Redefining Power

I began writing my book, I’m Sick, Not Crazy: How I Took Control of My Health When Western Medicine Told Me it Was All In My Head, as a way to take my power back after an incredibly disempowering experience.  It seemed to me that if I could understand the story of my own debilitating physical illness, then I could reclaim the control over my body and mind that the medical system had taken from me.  Even better, I could help others to reclaim power and control over their own bodies.

When I became ill, I did what most people do.  I went to my doctor and explained my symptoms, expecting to get a diagnosis and a treatment plan.  Instead, what I received was a long series of dismissals from medical professionals.  They minimized my symptoms, insinuated that I was exaggerating, and told me that I was “probably just anxious.”  

By the end of a year and a half of severe illness, my energy to ask Western Medicine for help was utterly depleted.  I realized that I was just one small person, and that the medical system was vast and powerful, and my voice was simply too tiny to be heard.

Instead of giving up, however, I gathered my energy back to myself and began to find other ways to heal.  By taking my power back and seeking my own wellness, my own way, I saved my own life.

Unfortunately, many people going through similar situations don’t realize that they even have the option of reclaiming their own power, which is what I want to talk about today.

For centuries, power has been defined as having power over others; the might makes right philosophy.  Kingdoms were created where one person had ultimate power over others.  People with physical strength, or with superior weaponry or technology have subdued others in order to take resources from them.

Hierarchy can be found today in all areas of life.  In the corporations that we work for, where labor is underpaid in order to concentrate wealth in the hands of a few, and in governments that take from the people they govern, and give little back.  And, of course, in the medical system, which over-charges for care that is questionably helpful, and often leaves people bankrupt.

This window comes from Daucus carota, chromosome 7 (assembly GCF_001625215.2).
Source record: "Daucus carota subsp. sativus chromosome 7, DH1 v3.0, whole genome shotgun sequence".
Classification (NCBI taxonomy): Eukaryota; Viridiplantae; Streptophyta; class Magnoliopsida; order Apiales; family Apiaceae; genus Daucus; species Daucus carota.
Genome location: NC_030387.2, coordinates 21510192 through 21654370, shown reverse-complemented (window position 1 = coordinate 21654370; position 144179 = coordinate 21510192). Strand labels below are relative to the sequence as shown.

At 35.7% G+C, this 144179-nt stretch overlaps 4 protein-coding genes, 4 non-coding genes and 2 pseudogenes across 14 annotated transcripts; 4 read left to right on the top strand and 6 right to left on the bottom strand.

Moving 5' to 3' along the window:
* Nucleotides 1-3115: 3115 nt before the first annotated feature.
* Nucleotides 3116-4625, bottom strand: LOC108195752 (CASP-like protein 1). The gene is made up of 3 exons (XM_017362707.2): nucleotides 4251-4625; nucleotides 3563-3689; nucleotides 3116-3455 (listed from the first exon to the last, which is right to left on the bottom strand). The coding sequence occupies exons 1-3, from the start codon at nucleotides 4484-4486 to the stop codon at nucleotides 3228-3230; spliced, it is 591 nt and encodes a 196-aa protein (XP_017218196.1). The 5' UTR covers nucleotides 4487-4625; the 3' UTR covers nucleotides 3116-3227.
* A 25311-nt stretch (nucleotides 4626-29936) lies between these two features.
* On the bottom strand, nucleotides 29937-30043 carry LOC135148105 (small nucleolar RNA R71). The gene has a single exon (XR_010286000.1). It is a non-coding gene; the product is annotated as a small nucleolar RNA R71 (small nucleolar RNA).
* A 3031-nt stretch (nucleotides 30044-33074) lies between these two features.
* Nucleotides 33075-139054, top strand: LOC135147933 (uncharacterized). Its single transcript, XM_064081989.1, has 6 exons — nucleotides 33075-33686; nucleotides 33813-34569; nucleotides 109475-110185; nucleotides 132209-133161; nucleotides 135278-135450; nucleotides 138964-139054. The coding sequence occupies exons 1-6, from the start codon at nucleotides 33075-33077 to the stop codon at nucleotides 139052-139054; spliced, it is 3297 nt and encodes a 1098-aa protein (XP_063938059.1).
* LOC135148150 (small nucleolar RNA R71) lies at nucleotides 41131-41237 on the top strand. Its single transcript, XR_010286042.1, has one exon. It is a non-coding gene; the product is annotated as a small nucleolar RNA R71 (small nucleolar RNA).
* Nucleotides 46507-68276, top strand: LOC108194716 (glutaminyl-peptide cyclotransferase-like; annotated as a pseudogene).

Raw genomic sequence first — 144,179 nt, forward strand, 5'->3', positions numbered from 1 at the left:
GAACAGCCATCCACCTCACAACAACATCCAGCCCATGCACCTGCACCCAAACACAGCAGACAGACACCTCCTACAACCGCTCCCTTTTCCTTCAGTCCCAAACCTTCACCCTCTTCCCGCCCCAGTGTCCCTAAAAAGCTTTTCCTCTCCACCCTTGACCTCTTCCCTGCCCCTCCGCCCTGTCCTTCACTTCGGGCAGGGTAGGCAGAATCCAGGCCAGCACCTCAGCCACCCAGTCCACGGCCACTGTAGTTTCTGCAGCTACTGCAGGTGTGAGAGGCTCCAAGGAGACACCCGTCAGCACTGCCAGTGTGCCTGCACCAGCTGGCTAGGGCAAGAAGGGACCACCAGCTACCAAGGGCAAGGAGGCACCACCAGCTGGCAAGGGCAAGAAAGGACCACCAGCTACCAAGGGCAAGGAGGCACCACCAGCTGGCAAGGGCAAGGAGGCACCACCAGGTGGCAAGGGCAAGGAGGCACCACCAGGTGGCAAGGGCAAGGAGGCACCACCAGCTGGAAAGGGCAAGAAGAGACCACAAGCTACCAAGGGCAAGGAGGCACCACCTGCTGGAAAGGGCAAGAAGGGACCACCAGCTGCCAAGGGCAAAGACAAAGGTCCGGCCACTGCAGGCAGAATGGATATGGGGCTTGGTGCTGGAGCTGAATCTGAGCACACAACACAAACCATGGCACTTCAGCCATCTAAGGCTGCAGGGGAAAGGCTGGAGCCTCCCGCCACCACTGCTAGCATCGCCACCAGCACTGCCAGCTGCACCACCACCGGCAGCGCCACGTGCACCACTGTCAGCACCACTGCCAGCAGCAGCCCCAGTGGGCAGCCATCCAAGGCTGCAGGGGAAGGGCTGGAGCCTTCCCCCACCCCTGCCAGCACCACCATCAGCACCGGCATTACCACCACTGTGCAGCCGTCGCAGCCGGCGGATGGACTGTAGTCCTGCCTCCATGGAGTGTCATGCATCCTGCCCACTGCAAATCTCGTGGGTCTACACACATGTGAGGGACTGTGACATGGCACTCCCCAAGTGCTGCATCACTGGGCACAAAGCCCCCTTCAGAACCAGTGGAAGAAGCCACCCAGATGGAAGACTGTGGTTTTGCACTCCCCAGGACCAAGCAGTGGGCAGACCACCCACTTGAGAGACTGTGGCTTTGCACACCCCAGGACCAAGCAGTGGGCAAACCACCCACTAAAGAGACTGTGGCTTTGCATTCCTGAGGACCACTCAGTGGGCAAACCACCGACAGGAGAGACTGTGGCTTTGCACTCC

These hierarchies don’t work.  They concentrate wealth, resources, and authority in the hands of the few.  They define power as having power over others.

Yet, I believe that power is something very different.  I believe that power is found in all of the ways that people take control of themselves and their own futures.  And I believe that power is found in communities of equals who work together towards a common goal that is helpful and enriching to everyone.

When I realized that asking Western Medicine to save me wasn’t working, I had to re-evaluate.  I had to practice radical acceptance of the fact that my body was likely never going to be the same, and that mainstream sources of medical assistance weren’t going to help me.  I had to start researching other ways to get what I needed in order to get well, and I had to trust my own intuitive knowing that there are many ways to heal–not just the one that capitalism says is right.  I had to take my power back to myself and take charge of my own life and health.

There could be many ways that you are giving your power away.  You could be staying in a relationship that doesn’t serve you and will never give you the future that you want.  Possibly you’re working in a job that makes you feel unimportant and pays you less than you’re worth.  Perhaps you’re relying on a person, or a bureaucracy, to take care of you, your health, or your safety, and you’re finding that it isn’t actually working out the way you’d hoped.

Consider, are there ways that I could take my power back?  Are there ways that I’ve been giving my power away that aren’t serving me?  Is it possible to move away from hierarchy and toward equality and community?